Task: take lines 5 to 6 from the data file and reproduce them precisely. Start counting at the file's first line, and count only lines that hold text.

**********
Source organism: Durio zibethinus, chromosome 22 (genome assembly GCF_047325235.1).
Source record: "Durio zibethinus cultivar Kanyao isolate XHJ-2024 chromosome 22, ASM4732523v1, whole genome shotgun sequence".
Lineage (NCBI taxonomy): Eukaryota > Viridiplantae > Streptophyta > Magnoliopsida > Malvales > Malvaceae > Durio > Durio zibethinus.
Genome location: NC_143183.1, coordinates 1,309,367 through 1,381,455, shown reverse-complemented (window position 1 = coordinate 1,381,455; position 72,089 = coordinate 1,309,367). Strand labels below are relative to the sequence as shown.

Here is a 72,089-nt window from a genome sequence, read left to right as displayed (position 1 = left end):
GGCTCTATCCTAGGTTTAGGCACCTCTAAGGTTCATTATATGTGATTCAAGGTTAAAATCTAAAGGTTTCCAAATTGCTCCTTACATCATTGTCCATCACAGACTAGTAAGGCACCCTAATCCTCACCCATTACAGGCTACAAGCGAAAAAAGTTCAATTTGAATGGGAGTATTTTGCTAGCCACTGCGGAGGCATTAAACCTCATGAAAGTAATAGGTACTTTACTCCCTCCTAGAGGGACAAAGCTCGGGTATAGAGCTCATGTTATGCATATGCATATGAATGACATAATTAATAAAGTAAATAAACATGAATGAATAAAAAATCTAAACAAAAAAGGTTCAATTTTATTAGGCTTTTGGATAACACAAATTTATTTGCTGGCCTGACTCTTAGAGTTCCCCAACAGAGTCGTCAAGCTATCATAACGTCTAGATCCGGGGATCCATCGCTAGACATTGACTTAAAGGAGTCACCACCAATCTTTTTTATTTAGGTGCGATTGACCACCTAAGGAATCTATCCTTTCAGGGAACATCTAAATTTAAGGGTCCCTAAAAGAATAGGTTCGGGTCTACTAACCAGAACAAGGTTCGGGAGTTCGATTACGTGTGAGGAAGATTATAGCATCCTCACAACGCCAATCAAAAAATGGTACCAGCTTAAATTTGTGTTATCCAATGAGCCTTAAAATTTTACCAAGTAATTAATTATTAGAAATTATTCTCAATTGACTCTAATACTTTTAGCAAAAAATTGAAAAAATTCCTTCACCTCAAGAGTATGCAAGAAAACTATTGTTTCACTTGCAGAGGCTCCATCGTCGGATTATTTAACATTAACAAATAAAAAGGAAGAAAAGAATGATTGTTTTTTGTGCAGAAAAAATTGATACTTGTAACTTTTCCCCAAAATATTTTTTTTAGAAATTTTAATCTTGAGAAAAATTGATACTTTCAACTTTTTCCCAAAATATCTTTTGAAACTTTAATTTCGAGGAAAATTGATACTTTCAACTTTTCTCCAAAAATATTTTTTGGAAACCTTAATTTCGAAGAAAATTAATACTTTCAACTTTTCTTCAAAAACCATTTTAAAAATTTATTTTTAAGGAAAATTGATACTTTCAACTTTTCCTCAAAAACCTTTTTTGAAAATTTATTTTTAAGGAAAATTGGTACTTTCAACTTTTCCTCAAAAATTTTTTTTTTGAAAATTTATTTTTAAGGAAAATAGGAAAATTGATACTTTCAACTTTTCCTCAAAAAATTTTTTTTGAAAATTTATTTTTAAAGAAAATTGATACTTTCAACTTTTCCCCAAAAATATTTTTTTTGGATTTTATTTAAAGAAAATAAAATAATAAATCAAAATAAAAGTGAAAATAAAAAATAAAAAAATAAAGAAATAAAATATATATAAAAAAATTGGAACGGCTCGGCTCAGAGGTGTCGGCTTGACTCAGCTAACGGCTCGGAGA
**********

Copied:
Here is a 72,089-nt window from a genome sequence, read left to right as displayed (position 1 = left end):
GGCTCTATCCTAGGTTTAGGCACCTCTAAGGTTCATTATATGTGATTCAAGGTTAAAATCTAAAGGTTTCCAAATTGCTCCTTACATCATTGTCCATCACAGACTAGTAAGGCACCCTAATCCTCACCCATTACAGGCTACAAGCGAAAAAAGTTCAATTTGAATGGGAGTATTTTGCTAGCCACTGCGGAGGCATTAAACCTCATGAAAGTAATAGGTACTTTACTCCCTCCTAGAGGGACAAAGCTCGGGTATAGAGCTCATGTTATGCATATGCATATGAATGACATAATTAATAAAGTAAATAAACATGAATGAATAAAAAATCTAAACAAAAAAGGTTCAATTTTATTAGGCTTTTGGATAACACAAATTTATTTGCTGGCCTGACTCTTAGAGTTCCCCAACAGAGTCGTCAAGCTATCATAACGTCTAGATCCGGGGATCCATCGCTAGACATTGACTTAAAGGAGTCACCACCAATCTTTTTTATTTAGGTGCGATTGACCACCTAAGGAATCTATCCTTTCAGGGAACATCTAAATTTAAGGGTCCCTAAAAGAATAGGTTCGGGTCTACTAACCAGAACAAGGTTCGGGAGTTCGATTACGTGTGAGGAAGATTATAGCATCCTCACAACGCCAATCAAAAAATGGTACCAGCTTAAATTTGTGTTATCCAATGAGCCTTAAAATTTTACCAAGTAATTAATTATTAGAAATTATTCTCAATTGACTCTAATACTTTTAGCAAAAAATTGAAAAAATTCCTTCACCTCAAGAGTATGCAAGAAAACTATTGTTTCACTTGCAGAGGCTCCATCGTCGGATTATTTAACATTAACAAATAAAAAGGAAGAAAAGAATGATTGTTTTTTGTGCAGAAAAAATTGATACTTGTAACTTTTCCCCAAAATATTTTTTTTAGAAATTTTAATCTTGAGAAAAATTGATACTTTCAACTTTTTCCCAAAATATCTTTTGAAACTTTAATTTCGAGGAAAATTGATACTTTCAACTTTTCTCCAAAAATATTTTTTGGAAACCTTAATTTCGAAGAAAATTAATACTTTCAACTTTTCTTCAAAAACCATTTTAAAAATTTATTTTTAAGGAAAATTGATACTTTCAACTTTTCCTCAAAAACCTTTTTTGAAAATTTATTTTTAAGGAAAATTGGTACTTTCAACTTTTCCTCAAAAATTTTTTTTTTGAAAATTTATTTTTAAGGAAAATAGGAAAATTGATACTTTCAACTTTTCCTCAAAAAATTTTTTTTGAAAATTTATTTTTAAAGAAAATTGATACTTTCAACTTTTCCCCAAAAATATTTTTTTTGGATTTTATTTAAAGAAAATAAAATAATAAATCAAAATAAAAGTGAAAATAAAAAATAAAAAAATAAAGAAATAAAATATATATAAAAAAATTGGAACGGCTCGGCTCAGAGGTGTCGGCTTGACTCAGCTAACGGCTCGGAGA